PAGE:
To start off, take a second and try to recall how many times you have been annoyed by someone complaining about how late they were up studying the night before (if you can actually count that high let me know because you deserve a medal). The bottom line is that college students generally get less than six hours of sleep when they should get nine, no surprises there (Maas, 1999).
Previously, I had always assumed that when you were asleep, you were asleep, but I was fascinated to learn that is not the case. In order to feel truly rested, we must experience at least several cycles of delta sleep, which takes about 10 to 30 minutes to set in. So, while the naps students squeeze in between, or during, classes might sound appetizing, they generally won't do a whole lot of good without a solid night of delta, or deep, sleep.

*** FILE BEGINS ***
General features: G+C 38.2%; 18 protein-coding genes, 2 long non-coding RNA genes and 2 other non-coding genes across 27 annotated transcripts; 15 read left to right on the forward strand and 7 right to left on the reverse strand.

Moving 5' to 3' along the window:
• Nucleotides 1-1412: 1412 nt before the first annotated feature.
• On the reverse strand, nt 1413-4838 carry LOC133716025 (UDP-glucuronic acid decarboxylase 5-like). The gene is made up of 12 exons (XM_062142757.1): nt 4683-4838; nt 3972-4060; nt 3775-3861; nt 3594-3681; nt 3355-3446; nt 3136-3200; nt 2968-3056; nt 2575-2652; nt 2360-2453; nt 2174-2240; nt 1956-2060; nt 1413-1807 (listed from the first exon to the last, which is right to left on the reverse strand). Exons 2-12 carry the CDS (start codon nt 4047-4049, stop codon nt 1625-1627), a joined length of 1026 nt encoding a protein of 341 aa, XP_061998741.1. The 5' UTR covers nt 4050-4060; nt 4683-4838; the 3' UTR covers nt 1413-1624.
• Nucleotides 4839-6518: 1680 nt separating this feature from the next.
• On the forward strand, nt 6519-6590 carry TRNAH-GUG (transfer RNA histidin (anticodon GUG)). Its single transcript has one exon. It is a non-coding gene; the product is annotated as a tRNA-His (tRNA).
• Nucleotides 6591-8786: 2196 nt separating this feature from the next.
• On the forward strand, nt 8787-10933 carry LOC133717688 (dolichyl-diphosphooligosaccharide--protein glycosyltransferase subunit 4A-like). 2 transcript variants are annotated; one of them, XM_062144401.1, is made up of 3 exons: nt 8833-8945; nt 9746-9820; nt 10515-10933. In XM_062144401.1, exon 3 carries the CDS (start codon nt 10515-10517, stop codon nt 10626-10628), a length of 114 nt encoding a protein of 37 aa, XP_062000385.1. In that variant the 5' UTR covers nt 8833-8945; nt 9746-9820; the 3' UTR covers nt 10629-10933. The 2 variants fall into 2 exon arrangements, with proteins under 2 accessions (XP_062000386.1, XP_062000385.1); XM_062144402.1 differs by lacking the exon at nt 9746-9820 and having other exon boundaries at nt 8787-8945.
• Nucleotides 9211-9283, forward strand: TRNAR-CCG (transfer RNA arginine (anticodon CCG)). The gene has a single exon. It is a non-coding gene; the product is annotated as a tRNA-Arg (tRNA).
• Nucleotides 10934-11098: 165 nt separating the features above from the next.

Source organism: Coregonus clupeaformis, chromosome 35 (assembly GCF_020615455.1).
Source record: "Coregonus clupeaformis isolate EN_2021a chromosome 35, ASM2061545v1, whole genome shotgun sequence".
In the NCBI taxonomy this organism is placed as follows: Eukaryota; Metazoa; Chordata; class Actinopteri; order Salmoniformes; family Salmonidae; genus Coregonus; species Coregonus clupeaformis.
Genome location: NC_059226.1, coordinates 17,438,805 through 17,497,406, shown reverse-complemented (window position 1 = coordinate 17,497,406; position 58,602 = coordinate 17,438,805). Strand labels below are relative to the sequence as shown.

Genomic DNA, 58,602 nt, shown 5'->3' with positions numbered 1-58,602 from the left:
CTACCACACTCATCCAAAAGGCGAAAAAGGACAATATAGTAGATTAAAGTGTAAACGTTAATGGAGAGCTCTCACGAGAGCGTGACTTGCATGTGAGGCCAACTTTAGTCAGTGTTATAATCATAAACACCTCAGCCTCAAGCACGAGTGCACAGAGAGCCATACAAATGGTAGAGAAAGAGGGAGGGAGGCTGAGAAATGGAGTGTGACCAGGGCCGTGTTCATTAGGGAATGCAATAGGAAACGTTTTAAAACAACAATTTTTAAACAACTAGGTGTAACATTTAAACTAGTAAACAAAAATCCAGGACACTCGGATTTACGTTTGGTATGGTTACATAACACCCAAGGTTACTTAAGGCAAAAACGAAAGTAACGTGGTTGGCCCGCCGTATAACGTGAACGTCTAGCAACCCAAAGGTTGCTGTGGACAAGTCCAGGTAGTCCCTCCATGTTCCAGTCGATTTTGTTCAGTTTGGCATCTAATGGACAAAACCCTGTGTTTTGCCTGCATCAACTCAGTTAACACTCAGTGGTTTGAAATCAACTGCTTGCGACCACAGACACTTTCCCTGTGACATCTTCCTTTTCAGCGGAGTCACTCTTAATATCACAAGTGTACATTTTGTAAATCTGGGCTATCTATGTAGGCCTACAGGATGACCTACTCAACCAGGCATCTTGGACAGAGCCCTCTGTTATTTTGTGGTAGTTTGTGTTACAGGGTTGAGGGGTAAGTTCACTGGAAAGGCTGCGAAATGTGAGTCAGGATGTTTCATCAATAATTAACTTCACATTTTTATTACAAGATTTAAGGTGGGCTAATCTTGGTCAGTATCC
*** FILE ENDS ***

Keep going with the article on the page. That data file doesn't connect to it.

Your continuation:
A very common response to this lack of sleep is sleeping in on the weekends. However, with a somewhat alarmingly high percentage of college students that abuse alcohol, about 31%, this may not be effective (Knight et al., 2002). Even minor alcohol use before bed suppresses delta sleep. So, although many students are able to sleep longer on the weekend, it may not even help with the midday drowsiness.
This chapter shoots down one of college students' favorite misconceptions. That quick naps can make up for a legitimate night's sleep. Although a few "all-nighters" won't hurt you much, it is important to remember to keep track of those precious hours of sleep and make sure that you make time for a good, full night of sleep.